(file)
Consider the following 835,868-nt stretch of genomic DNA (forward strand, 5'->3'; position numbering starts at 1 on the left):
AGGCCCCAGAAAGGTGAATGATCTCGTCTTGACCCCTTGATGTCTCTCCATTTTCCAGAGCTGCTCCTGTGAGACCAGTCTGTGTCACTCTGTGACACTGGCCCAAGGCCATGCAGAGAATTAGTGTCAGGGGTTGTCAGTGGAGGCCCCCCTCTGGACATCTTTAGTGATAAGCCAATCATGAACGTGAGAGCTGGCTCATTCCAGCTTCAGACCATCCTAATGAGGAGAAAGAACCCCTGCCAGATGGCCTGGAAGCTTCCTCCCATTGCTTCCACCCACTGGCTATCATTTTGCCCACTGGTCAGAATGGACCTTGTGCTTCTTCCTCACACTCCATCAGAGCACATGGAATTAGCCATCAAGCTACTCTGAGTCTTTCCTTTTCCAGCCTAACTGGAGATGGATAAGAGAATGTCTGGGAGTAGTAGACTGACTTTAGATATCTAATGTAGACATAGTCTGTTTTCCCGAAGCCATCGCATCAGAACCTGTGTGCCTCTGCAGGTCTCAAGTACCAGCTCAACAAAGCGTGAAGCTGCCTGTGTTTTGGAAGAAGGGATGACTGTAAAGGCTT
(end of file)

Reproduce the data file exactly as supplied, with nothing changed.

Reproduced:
Consider the following 835,868-nt stretch of genomic DNA (forward strand, 5'->3'; position numbering starts at 1 on the left):
AGGCCCCAGAAAGGTGAATGATCTCGTCTTGACCCCTTGATGTCTCTCCATTTTCCAGAGCTGCTCCTGTGAGACCAGTCTGTGTCACTCTGTGACACTGGCCCAAGGCCATGCAGAGAATTAGTGTCAGGGGTTGTCAGTGGAGGCCCCCCTCTGGACATCTTTAGTGATAAGCCAATCATGAACGTGAGAGCTGGCTCATTCCAGCTTCAGACCATCCTAATGAGGAGAAAGAACCCCTGCCAGATGGCCTGGAAGCTTCCTCCCATTGCTTCCACCCACTGGCTATCATTTTGCCCACTGGTCAGAATGGACCTTGTGCTTCTTCCTCACACTCCATCAGAGCACATGGAATTAGCCATCAAGCTACTCTGAGTCTTTCCTTTTCCAGCCTAACTGGAGATGGATAAGAGAATGTCTGGGAGTAGTAGACTGACTTTAGATATCTAATGTAGACATAGTCTGTTTTCCCGAAGCCATCGCATCAGAACCTGTGTGCCTCTGCAGGTCTCAAGTACCAGCTCAACAAAGCGTGAAGCTGCCTGTGTTTTGGAAGAAGGGATGACTGTAAAGGCTT